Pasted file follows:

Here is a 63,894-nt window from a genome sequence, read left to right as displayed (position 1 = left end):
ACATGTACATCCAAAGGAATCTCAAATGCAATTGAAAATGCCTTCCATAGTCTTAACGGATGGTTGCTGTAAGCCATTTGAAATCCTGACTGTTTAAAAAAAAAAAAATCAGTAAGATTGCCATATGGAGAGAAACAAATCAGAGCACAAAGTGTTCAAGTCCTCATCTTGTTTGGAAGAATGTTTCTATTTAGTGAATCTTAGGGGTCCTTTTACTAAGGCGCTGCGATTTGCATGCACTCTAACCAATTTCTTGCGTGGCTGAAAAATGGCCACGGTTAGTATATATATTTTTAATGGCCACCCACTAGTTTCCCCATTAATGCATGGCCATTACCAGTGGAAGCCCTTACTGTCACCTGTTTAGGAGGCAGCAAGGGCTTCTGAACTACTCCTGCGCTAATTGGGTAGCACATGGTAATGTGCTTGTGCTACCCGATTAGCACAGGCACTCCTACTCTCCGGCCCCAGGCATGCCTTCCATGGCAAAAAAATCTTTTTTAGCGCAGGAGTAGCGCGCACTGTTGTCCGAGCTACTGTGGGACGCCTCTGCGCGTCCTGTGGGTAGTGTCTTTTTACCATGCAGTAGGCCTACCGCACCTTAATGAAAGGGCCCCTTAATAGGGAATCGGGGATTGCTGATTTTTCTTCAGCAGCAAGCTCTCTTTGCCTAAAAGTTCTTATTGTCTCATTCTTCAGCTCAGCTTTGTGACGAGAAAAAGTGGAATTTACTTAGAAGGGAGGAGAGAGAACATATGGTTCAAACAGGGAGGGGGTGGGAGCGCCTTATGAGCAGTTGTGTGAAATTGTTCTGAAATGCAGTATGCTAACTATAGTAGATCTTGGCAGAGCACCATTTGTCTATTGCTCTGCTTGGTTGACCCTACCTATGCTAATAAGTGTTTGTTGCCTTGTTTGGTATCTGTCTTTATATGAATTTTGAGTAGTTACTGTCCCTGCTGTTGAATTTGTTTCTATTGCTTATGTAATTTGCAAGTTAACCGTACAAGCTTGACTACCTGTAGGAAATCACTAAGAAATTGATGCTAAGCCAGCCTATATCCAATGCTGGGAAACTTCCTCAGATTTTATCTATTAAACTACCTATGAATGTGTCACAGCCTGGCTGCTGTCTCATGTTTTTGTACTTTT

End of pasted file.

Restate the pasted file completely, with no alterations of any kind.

Here is a 63,894-nt window from a genome sequence, read left to right as displayed (position 1 = left end):
ACATGTACATCCAAAGGAATCTCAAATGCAATTGAAAATGCCTTCCATAGTCTTAACGGATGGTTGCTGTAAGCCATTTGAAATCCTGACTGTTTAAAAAAAAAAAAATCAGTAAGATTGCCATATGGAGAGAAACAAATCAGAGCACAAAGTGTTCAAGTCCTCATCTTGTTTGGAAGAATGTTTCTATTTAGTGAATCTTAGGGGTCCTTTTACTAAGGCGCTGCGATTTGCATGCACTCTAACCAATTTCTTGCGTGGCTGAAAAATGGCCACGGTTAGTATATATATTTTTAATGGCCACCCACTAGTTTCCCCATTAATGCATGGCCATTACCAGTGGAAGCCCTTACTGTCACCTGTTTAGGAGGCAGCAAGGGCTTCTGAACTACTCCTGCGCTAATTGGGTAGCACATGGTAATGTGCTTGTGCTACCCGATTAGCACAGGCACTCCTACTCTCCGGCCCCAGGCATGCCTTCCATGGCAAAAAAATCTTTTTTAGCGCAGGAGTAGCGCGCACTGTTGTCCGAGCTACTGTGGGACGCCTCTGCGCGTCCTGTGGGTAGTGTCTTTTTACCATGCAGTAGGCCTACCGCACCTTAATGAAAGGGCCCCTTAATAGGGAATCGGGGATTGCTGATTTTTCTTCAGCAGCAAGCTCTCTTTGCCTAAAAGTTCTTATTGTCTCATTCTTCAGCTCAGCTTTGTGACGAGAAAAAGTGGAATTTACTTAGAAGGGAGGAGAGAGAACATATGGTTCAAACAGGGAGGGGGTGGGAGCGCCTTATGAGCAGTTGTGTGAAATTGTTCTGAAATGCAGTATGCTAACTATAGTAGATCTTGGCAGAGCACCATTTGTCTATTGCTCTGCTTGGTTGACCCTACCTATGCTAATAAGTGTTTGTTGCCTTGTTTGGTATCTGTCTTTATATGAATTTTGAGTAGTTACTGTCCCTGCTGTTGAATTTGTTTCTATTGCTTATGTAATTTGCAAGTTAACCGTACAAGCTTGACTACCTGTAGGAAATCACTAAGAAATTGATGCTAAGCCAGCCTATATCCAATGCTGGGAAACTTCCTCAGATTTTATCTATTAAACTACCTATGAATGTGTCACAGCCTGGCTGCTGTCTCATGTTTTTGTACTTTT